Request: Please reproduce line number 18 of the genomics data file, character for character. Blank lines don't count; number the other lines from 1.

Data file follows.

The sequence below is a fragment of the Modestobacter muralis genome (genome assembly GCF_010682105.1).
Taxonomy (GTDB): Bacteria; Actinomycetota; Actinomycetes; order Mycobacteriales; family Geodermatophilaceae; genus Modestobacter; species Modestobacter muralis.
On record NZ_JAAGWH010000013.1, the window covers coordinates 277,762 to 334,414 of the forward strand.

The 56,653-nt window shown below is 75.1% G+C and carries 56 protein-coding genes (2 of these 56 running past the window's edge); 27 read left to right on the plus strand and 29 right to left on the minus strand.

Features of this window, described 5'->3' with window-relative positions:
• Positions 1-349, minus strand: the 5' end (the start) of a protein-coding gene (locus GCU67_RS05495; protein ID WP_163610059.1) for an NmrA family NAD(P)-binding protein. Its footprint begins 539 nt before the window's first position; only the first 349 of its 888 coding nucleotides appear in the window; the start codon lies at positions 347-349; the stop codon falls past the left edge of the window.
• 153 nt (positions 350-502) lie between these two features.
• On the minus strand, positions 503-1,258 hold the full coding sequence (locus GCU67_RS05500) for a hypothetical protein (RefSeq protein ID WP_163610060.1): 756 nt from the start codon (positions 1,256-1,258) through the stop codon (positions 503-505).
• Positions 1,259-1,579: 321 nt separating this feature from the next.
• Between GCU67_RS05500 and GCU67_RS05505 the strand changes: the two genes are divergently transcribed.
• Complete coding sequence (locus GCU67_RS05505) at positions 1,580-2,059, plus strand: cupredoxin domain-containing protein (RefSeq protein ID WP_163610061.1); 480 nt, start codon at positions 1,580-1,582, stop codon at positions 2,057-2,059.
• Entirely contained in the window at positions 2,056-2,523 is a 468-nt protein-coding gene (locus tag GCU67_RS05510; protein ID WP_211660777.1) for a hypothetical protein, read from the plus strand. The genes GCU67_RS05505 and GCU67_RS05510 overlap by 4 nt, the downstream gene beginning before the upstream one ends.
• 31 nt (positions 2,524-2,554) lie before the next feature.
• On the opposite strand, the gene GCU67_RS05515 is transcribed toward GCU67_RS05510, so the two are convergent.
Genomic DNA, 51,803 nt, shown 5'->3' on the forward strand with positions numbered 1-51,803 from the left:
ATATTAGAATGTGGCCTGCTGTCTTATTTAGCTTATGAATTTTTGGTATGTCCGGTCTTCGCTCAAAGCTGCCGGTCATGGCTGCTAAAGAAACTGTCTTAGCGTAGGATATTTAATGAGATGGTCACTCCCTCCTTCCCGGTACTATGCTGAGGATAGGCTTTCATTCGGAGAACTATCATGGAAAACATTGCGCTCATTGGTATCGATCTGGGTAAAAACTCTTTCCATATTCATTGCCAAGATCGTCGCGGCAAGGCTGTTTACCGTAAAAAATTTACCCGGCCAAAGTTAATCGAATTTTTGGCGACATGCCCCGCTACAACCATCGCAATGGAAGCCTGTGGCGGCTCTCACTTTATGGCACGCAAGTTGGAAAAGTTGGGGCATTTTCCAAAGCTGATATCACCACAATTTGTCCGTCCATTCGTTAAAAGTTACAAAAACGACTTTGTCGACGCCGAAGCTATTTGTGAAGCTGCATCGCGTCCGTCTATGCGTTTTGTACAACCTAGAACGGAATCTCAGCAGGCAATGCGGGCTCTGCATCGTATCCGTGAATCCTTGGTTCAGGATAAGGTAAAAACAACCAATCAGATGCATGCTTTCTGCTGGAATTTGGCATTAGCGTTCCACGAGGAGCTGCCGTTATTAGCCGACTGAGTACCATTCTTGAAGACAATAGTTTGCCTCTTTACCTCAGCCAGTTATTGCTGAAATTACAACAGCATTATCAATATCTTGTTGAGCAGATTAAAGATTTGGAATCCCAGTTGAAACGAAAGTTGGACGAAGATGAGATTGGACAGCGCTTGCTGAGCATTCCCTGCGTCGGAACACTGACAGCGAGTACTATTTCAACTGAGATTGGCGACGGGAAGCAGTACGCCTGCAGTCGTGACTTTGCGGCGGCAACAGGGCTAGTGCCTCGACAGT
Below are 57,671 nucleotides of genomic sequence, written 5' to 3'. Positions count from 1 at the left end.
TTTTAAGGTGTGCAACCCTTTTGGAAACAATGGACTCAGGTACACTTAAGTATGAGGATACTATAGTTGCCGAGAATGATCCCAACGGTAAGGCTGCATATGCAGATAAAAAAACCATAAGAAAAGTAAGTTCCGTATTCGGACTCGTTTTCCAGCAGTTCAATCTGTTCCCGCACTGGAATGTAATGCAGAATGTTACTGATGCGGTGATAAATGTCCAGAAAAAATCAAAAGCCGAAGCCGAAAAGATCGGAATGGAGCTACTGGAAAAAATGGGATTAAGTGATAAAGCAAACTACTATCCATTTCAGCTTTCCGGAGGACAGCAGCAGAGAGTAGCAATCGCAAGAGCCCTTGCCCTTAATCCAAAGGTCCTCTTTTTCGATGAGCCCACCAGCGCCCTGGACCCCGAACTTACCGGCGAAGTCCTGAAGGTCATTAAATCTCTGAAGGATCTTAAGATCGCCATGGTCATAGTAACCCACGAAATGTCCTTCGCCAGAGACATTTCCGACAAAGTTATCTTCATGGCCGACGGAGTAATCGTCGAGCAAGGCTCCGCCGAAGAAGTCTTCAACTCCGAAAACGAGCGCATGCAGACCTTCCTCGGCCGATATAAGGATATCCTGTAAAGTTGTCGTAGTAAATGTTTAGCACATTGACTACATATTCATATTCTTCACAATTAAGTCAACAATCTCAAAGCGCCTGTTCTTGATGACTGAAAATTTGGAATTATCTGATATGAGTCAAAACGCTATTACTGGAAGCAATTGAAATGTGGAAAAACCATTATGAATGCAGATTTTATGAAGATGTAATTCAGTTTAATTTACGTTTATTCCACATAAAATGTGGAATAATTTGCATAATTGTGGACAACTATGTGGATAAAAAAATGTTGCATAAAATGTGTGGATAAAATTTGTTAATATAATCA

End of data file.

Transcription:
TTTTAAGGTGTGCAACCCTTTTGGAAACAATGGACTCAGGTACACTTAAGTATGAGGATACTATAGTTGCCGAGAATGATCCCAACGGTAAGGCTGCATATGCAGATAAAAAAACCATAAGAAAAGTAAGTTCCGTATTCGGACTCGTTTTCCAGCAGTTCAATCTGTTCCCGCACTGGAATGTAATGCAGAATGTTACTGATGCGGTGATAAATGTCCAGAAAAAATCAAAAGCCGAAGCCGAAAAGATCGGAATGGAGCTACTGGAAAAAATGGGATTAAGTGATAAAGCAAACTACTATCCATTTCAGCTTTCCGGAGGACAGCAGCAGAGAGTAGCAATCGCAAGAGCCCTTGCCCTTAATCCAAAGGTCCTCTTTTTCGATGAGCCCACCAGCGCCCTGGACCCCGAACTTACCGGCGAAGTCCTGAAGGTCATTAAATCTCTGAAGGATCTTAAGATCGCCATGGTCATAGTAACCCACGAAATGTCCTTCGCCAGAGACATTTCCGACAAAGTTATCTTCATGGCCGACGGAGTAATCGTCGAGCAAGGCTCCGCCGAAGAAGTCTTCAACTCCGAAAACGAGCGCATGCAGACCTTCCTCGGCCGATATAAGGATATCCTGTAAAGTTGTCGTAGTAAATGTTTAGCACATTGACTACATATTCATATTCTTCACAATTAAGTCAACAATCTCAAAGCGCCTGTTCTTGATGACTGAAAATTTGGAATTATCTGATATGAGTCAAAACGCTATTACTGGAAGCAATTGAAATGTGGAAAAACCATTATGAATGCAGATTTTATGAAGATGTAATTCAGTTTAATTTACGTTTATTCCACATAAAATGTGGAATAATTTGCATAATTGTGGACAACTATGTGGATAAAAAAATGTTGCATAAAATGTGTGGATAAAATTTGTTAATATAATCA